During the Hutu massacre of Tutsis in Rwanda in 1994, there were urgent calls from around the world for something to be done to protect the victims. Because the only effective way of doing it was to send in troops, nothing was done.
In an interview with CNBC after the event, President Bill Clinton said that if the US had promptly sent 10,000 troops into the country, 300,000 lives could have been saved—a third of those killed. The sense that the international community had failed the Tutsis of Rwanda in part lay behind Nato’s involvement in the Kosovo conflict of 1998-9, when Yugoslav army action resulted in civilian deaths and the displacement of a quarter of a million people, many of them into freezing winter conditions without shelter.
Nato’s Kosovan intervention did not have UN support, despite the fact that the Security Council had passed a resolution shortly before (number 1199) expressing “grave concern” at the “excessive and indiscriminate use of force” by the Yugoslav army. Controversy over whether Nato’s involvement was “legal” therefore quickly arose; those saying it was illegal citing the absence of express UN licence for it, those on the other side citing the consistency of Nato’s actions with UN concerns and principles.
These precedents are among those that figure in thinking about possible intervention in Syria by outside powers. Naturally enough, prudential considerations weigh more with doubters than questions of principle; they always do. The bad experiences of Iraq and Afghanistan—in essence, getting bogged down in unwinnable conflicts at great expense to one’s own citizens’ lives and one’s own country’s money—are at the forefront of minds. Any sense of shame on the international community’s part at not lifting a finger to help the Tutsis in 1994 has largely faded; the deaths of tens of thousands of Syrian citizens, some in what seem to have been chemical poison attacks by the regime, scarcely seems to remind us of it.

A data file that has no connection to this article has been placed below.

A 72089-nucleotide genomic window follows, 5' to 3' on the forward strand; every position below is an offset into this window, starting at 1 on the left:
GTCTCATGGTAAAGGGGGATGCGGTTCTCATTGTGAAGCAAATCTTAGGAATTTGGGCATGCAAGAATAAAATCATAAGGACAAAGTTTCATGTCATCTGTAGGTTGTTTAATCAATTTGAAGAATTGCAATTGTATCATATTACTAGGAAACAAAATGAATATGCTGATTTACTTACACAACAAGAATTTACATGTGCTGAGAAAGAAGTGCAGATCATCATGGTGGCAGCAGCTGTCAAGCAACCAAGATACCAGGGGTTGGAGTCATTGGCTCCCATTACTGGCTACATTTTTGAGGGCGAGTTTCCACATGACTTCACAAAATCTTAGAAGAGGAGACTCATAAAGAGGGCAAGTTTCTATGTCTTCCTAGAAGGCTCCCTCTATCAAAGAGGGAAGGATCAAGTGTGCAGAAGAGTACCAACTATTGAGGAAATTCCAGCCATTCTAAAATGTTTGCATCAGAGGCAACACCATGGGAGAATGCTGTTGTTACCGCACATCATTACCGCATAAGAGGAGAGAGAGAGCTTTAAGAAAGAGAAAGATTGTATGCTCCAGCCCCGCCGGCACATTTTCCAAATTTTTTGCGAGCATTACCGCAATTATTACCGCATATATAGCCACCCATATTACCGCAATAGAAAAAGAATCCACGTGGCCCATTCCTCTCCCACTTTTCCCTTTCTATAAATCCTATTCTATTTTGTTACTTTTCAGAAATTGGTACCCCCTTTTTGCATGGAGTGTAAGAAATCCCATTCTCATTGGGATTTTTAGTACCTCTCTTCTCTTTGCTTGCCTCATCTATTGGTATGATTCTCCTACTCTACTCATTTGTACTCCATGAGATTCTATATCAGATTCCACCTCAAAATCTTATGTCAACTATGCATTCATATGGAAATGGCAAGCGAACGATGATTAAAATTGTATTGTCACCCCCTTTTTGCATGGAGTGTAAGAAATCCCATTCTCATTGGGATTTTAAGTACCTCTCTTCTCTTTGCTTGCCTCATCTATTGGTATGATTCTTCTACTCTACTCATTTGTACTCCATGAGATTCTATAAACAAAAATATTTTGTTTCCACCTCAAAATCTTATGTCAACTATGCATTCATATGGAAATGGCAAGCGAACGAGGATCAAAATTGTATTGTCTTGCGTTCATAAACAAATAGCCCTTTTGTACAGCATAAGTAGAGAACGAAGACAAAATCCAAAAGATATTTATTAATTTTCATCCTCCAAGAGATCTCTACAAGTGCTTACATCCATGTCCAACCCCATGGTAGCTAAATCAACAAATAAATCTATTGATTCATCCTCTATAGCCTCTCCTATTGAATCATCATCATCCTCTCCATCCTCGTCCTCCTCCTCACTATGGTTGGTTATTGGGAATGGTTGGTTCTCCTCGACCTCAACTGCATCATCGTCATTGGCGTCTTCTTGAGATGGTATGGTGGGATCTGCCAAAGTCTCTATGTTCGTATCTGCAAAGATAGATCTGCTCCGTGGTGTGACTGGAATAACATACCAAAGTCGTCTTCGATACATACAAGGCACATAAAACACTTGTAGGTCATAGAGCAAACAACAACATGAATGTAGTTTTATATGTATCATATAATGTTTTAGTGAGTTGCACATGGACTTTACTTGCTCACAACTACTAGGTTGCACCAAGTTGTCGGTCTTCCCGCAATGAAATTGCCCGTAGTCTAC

The quarrel is now one between morality and legality. Military intervention in Syria by the US and other powers would be legal if there were a UN resolution licensing it. In the absence of such a resolution—and with Russia and China on the Security Council baulking at any such moves, that absence is likely to be permanent—the question becomes one entirely of moral acceptability. Is it acceptable to stand by while an over-armed regime inflicts brutalities on its own people in order to crush its rivals and retain power?
The prudentialists make a good point in reply: that the moral question is muddied by the fact that the inheritors of any victory over the Assad regime may not be any better once in power. The initiators of revolutions are rarely their inheritors; look at Egypt, where liberal secular intellectuals began a process that brought something they did not want, namely, the Muslim Brotherhood taking power and abusing it, which in turn led the country straight back into military dictatorship. The anxious ask themselves: who will take control in Syria if a foreign-aided victory over Assad is achieved?
That, say those compelled by the moral argument, is not the immediate point, which is the duty to help the thousands of men, women and children being blown up and poisoned in a conflict of terrible ferocity and cruelty. It is to their rescue, they say, that competent outside powers should ride. The moral concern is clear and compelling. Prudential anxiety over the consequences is equally compelling. This is the very nature of a dilemma: that the arguments on both sides tug hard at us in ways that preclude an easy decision. But the present suffering of people caught in the horrors of this conflict seem to me to outweigh fears about what might come afterwards; future fears are suppositious, present agonies are real and in need of remedy. Solving the humanitarian crisis is the first urgency, and there does not seem to be a plausible alternative to military action against Assad regime forces.
For those who need geopolitical hopes to boost their moral sensibilities, there is the thought that toppling the Assad regime would weaken both Hezbollah in Lebanon and Iran, and could take Lebanon from under Syria’s shadow. On the other hand, of course, it might make matters worse in both directions. While we weigh up the options, let us murmur to ourselves Wilfred Owen’s 1917 lines describing the effects of a gas attack: “guttering, choking, drowning… the blood gargling from the froth-corrupted lungs, obscene as cancer, bitter as the cud of vile incurable sores on innocent tongues…” and wonder how long it can be allowed to go on in our own neighourhood in 2013.